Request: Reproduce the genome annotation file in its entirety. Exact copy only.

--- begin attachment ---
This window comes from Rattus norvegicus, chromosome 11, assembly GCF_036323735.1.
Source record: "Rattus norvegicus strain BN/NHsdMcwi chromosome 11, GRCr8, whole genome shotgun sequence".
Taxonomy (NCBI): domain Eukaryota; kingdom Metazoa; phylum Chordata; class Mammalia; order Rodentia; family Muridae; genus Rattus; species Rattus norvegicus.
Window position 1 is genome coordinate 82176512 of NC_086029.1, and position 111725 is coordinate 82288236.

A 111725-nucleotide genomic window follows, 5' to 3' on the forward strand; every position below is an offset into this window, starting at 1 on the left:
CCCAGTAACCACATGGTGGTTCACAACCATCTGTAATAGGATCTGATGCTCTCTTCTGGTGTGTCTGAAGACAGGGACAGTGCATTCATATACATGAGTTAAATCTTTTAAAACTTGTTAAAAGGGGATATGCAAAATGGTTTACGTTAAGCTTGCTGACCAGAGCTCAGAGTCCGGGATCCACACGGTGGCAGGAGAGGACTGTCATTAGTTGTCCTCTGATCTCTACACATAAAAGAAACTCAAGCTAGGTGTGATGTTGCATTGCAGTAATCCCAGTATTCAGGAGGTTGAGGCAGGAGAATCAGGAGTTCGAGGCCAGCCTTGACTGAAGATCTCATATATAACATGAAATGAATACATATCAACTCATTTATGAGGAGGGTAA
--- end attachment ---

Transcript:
This window comes from Rattus norvegicus, chromosome 11, assembly GCF_036323735.1.
Source record: "Rattus norvegicus strain BN/NHsdMcwi chromosome 11, GRCr8, whole genome shotgun sequence".
Taxonomy (NCBI): domain Eukaryota; kingdom Metazoa; phylum Chordata; class Mammalia; order Rodentia; family Muridae; genus Rattus; species Rattus norvegicus.
Window position 1 is genome coordinate 82176512 of NC_086029.1, and position 111725 is coordinate 82288236.

A 111725-nucleotide genomic window follows, 5' to 3' on the forward strand; every position below is an offset into this window, starting at 1 on the left:
CCCAGTAACCACATGGTGGTTCACAACCATCTGTAATAGGATCTGATGCTCTCTTCTGGTGTGTCTGAAGACAGGGACAGTGCATTCATATACATGAGTTAAATCTTTTAAAACTTGTTAAAAGGGGATATGCAAAATGGTTTACGTTAAGCTTGCTGACCAGAGCTCAGAGTCCGGGATCCACACGGTGGCAGGAGAGGACTGTCATTAGTTGTCCTCTGATCTCTACACATAAAAGAAACTCAAGCTAGGTGTGATGTTGCATTGCAGTAATCCCAGTATTCAGGAGGTTGAGGCAGGAGAATCAGGAGTTCGAGGCCAGCCTTGACTGAAGATCTCATATATAACATGAAATGAATACATATCAACTCATTTATGAGGAGGGTAA